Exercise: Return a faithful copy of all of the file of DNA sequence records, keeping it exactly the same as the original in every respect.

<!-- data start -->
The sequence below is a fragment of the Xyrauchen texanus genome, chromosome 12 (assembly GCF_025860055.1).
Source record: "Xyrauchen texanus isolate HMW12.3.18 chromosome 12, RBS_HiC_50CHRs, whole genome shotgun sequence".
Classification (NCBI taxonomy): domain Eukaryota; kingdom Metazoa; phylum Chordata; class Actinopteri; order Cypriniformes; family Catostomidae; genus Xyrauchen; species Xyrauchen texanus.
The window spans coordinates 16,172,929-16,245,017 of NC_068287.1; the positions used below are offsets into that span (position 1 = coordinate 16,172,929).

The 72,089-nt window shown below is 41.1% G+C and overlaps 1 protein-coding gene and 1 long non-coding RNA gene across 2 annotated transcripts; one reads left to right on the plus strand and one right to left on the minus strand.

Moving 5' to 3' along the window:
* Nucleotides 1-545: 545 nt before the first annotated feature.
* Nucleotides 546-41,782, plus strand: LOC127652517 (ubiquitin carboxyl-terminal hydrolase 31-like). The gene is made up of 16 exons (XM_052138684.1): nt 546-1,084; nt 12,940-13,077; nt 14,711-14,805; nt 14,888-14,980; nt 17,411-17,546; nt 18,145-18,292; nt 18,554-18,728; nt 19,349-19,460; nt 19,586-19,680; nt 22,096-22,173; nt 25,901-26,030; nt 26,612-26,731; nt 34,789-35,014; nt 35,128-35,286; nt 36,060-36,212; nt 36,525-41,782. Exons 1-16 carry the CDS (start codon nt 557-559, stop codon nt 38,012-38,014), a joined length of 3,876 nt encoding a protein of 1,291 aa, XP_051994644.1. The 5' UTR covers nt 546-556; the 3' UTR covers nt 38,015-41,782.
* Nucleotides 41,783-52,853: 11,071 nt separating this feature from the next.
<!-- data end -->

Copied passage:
The sequence below is a fragment of the Xyrauchen texanus genome, chromosome 12 (assembly GCF_025860055.1).
Source record: "Xyrauchen texanus isolate HMW12.3.18 chromosome 12, RBS_HiC_50CHRs, whole genome shotgun sequence".
Classification (NCBI taxonomy): domain Eukaryota; kingdom Metazoa; phylum Chordata; class Actinopteri; order Cypriniformes; family Catostomidae; genus Xyrauchen; species Xyrauchen texanus.
The window spans coordinates 16,172,929-16,245,017 of NC_068287.1; the positions used below are offsets into that span (position 1 = coordinate 16,172,929).

The 72,089-nt window shown below is 41.1% G+C and overlaps 1 protein-coding gene and 1 long non-coding RNA gene across 2 annotated transcripts; one reads left to right on the plus strand and one right to left on the minus strand.

Moving 5' to 3' along the window:
* Nucleotides 1-545: 545 nt before the first annotated feature.
* Nucleotides 546-41,782, plus strand: LOC127652517 (ubiquitin carboxyl-terminal hydrolase 31-like). The gene is made up of 16 exons (XM_052138684.1): nt 546-1,084; nt 12,940-13,077; nt 14,711-14,805; nt 14,888-14,980; nt 17,411-17,546; nt 18,145-18,292; nt 18,554-18,728; nt 19,349-19,460; nt 19,586-19,680; nt 22,096-22,173; nt 25,901-26,030; nt 26,612-26,731; nt 34,789-35,014; nt 35,128-35,286; nt 36,060-36,212; nt 36,525-41,782. Exons 1-16 carry the CDS (start codon nt 557-559, stop codon nt 38,012-38,014), a joined length of 3,876 nt encoding a protein of 1,291 aa, XP_051994644.1. The 5' UTR covers nt 546-556; the 3' UTR covers nt 38,015-41,782.
* Nucleotides 41,783-52,853: 11,071 nt separating this feature from the next.